Project Lifeline Can Help Preserve Precious FHA Loans

Richard Barrington
LoanBiz Columnist

Article Rating , 4 out of 5 based on 1 votes

Project Lifeline, a new program to help distressed mortgage borrowers, may be especially important to home owners who are struggling to make payments on FHA loans. Those FHA loans are especially important for creating home ownership opportunities for people who might not otherwise qualify for a mortgage. Project Lifeline may be the best hope for some home owners to hang onto their FHA mortgages. Project Lifeline creates a window of opportunity that requires action by home owners who are facing foreclosure. Those who simply fall behind on their mortgage payments and slip into foreclosure will not receive any special consideration.

Role of the Federal Housing Administration

FHA Loans are backed by the Federal Housing Administration. The role of the Federal Housing Administration is not to make loans. Instead, the Federal Housing Administration acts as an insurer of loans. The loans themselves are made by independent lenders.

The Federal Housing Administration insurance gives lenders confidence in making loans to people with minimal savings and brief credit histories. Such people might otherwise have trouble qualifying for a mortgage. Notably, the Federal Housing Administration is not intended to make mortgages available to people with bad credit histories. In other words, FHA loans can give opportunities to new borrowers or those with modest means; however, they are not intended to continue to give opportunities to people who have not met their loan obligations in the past.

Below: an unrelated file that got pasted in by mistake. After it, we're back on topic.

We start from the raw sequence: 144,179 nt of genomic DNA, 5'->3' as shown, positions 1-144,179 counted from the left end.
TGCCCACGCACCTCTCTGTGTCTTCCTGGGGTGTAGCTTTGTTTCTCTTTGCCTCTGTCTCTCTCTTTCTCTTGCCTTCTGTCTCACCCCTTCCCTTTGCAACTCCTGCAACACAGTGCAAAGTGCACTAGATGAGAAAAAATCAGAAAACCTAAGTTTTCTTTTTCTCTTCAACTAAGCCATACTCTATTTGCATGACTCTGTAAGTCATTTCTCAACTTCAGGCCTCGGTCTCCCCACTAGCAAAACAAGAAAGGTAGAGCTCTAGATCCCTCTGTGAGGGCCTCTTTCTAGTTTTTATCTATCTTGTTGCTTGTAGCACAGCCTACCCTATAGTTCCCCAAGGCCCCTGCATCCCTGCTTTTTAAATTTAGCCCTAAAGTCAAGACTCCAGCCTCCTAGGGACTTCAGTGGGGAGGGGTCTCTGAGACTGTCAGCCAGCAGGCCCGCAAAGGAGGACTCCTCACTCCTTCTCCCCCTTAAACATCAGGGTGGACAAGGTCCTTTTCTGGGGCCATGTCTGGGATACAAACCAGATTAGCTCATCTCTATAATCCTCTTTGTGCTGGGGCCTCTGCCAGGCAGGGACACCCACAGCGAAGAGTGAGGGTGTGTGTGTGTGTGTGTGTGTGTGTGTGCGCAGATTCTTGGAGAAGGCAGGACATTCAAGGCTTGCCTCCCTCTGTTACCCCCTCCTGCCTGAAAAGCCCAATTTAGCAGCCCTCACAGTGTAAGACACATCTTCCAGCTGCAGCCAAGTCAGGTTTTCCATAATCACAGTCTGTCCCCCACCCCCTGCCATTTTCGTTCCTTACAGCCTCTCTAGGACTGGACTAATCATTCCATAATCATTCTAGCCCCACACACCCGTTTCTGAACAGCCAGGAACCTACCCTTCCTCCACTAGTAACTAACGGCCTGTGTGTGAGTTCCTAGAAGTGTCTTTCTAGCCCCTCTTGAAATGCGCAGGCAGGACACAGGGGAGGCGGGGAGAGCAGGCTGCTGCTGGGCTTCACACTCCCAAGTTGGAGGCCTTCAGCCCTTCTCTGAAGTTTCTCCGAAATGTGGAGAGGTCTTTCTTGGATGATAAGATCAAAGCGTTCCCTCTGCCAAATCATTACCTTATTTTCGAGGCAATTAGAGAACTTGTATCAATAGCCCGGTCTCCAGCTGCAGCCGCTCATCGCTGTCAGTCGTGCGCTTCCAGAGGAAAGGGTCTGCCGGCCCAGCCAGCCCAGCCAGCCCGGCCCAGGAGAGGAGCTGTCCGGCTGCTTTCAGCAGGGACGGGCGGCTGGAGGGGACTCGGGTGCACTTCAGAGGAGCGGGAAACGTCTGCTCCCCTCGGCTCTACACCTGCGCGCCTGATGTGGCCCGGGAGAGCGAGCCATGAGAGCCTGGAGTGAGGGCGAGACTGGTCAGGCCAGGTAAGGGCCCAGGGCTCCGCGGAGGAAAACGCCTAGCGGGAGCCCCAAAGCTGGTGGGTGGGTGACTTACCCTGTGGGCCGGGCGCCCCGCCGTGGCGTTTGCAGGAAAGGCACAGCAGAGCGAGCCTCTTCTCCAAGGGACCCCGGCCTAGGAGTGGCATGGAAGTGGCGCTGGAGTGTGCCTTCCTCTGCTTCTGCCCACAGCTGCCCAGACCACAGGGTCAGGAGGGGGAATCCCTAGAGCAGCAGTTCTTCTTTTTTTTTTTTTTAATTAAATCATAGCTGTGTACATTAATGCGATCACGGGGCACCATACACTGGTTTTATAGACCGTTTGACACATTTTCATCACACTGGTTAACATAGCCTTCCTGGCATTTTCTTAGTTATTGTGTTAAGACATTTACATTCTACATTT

Naturally, a default would do great damage to a borrower's credit history, making it much more difficult to qualify for an FHA loan in the future. For this reason, borrowers would be wise to take every step possible to hang onto their FHA loans.

Project Lifeline

Project Lifeline is a program that was worked out recently between the Federal government and six major mortgage lenders. It gives distressed borrowers an extra thirty days to work out solutions with their loan servicers before foreclosure.

Since FHA loan borrowers would be unlikely to qualify for other types of mortgages -- especially if they get a default on their records -- it is especially important for them to take advantage of the Project Lifeline grace period to work out any problems with their lenders. Those lenders, in turn, should be eager to work with their borrowers -- as long as a fair and realistic repayment program can be arranged, lenders would rather make a few concessions than foreclose on a property.

Preserving FHA Loans

FHA loans encourage lenders to take a chance on borrowers who otherwise would not have the savings or credit history to get a mortgage. Because of this, FHA loans often represent the best shot at home ownership for many borrowers. Giving up that shot by defaulting would represent a missed opportunity that may never repeat itself. Using Project Lifeline to preserve an FHA loan may be an action that has a lifetime of benefits.

Federal Housing Administration

About the Author
Richard Barrington is a freelance writer and novelist who previously spent over twenty years as an investment industry executive.

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